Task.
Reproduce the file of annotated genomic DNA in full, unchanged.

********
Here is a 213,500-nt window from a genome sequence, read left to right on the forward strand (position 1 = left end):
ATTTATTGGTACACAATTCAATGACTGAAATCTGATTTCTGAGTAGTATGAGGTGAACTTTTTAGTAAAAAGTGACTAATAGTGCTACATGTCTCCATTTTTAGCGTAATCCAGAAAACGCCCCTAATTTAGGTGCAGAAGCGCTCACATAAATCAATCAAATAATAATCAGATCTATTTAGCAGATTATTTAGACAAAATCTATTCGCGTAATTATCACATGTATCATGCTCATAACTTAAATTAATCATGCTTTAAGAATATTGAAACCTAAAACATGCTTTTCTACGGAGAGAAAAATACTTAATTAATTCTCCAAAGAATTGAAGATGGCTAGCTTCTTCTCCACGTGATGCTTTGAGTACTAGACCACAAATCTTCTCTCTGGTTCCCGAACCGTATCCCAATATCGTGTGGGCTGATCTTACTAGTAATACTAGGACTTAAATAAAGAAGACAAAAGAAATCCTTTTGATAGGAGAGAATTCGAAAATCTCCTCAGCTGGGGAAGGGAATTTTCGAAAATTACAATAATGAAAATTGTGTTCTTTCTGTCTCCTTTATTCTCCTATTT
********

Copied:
Here is a 213,500-nt window from a genome sequence, read left to right on the forward strand (position 1 = left end):
ATTTATTGGTACACAATTCAATGACTGAAATCTGATTTCTGAGTAGTATGAGGTGAACTTTTTAGTAAAAAGTGACTAATAGTGCTACATGTCTCCATTTTTAGCGTAATCCAGAAAACGCCCCTAATTTAGGTGCAGAAGCGCTCACATAAATCAATCAAATAATAATCAGATCTATTTAGCAGATTATTTAGACAAAATCTATTCGCGTAATTATCACATGTATCATGCTCATAACTTAAATTAATCATGCTTTAAGAATATTGAAACCTAAAACATGCTTTTCTACGGAGAGAAAAATACTTAATTAATTCTCCAAAGAATTGAAGATGGCTAGCTTCTTCTCCACGTGATGCTTTGAGTACTAGACCACAAATCTTCTCTCTGGTTCCCGAACCGTATCCCAATATCGTGTGGGCTGATCTTACTAGTAATACTAGGACTTAAATAAAGAAGACAAAAGAAATCCTTTTGATAGGAGAGAATTCGAAAATCTCCTCAGCTGGGGAAGGGAATTTTCGAAAATTACAATAATGAAAATTGTGTTCTTTCTGTCTCCTTTATTCTCCTATTT